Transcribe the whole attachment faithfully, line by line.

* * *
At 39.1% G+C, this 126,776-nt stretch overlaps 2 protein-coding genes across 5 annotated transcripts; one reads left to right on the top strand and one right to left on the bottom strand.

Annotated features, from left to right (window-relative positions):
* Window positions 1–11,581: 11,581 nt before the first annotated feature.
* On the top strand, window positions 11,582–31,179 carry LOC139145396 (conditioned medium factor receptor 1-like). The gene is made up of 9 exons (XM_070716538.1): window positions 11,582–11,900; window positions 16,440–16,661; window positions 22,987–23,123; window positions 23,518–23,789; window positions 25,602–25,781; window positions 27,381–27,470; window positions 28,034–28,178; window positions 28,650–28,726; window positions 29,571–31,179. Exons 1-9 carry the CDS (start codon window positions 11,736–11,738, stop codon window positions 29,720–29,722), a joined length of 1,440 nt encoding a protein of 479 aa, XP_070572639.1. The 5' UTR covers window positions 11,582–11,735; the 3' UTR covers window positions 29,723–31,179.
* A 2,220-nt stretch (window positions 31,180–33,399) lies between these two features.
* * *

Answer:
At 39.1% G+C, this 126,776-nt stretch overlaps 2 protein-coding genes across 5 annotated transcripts; one reads left to right on the top strand and one right to left on the bottom strand.

Annotated features, from left to right (window-relative positions):
* Window positions 1–11,581: 11,581 nt before the first annotated feature.
* On the top strand, window positions 11,582–31,179 carry LOC139145396 (conditioned medium factor receptor 1-like). The gene is made up of 9 exons (XM_070716538.1): window positions 11,582–11,900; window positions 16,440–16,661; window positions 22,987–23,123; window positions 23,518–23,789; window positions 25,602–25,781; window positions 27,381–27,470; window positions 28,034–28,178; window positions 28,650–28,726; window positions 29,571–31,179. Exons 1-9 carry the CDS (start codon window positions 11,736–11,738, stop codon window positions 29,720–29,722), a joined length of 1,440 nt encoding a protein of 479 aa, XP_070572639.1. The 5' UTR covers window positions 11,582–11,735; the 3' UTR covers window positions 29,723–31,179.
* A 2,220-nt stretch (window positions 31,180–33,399) lies between these two features.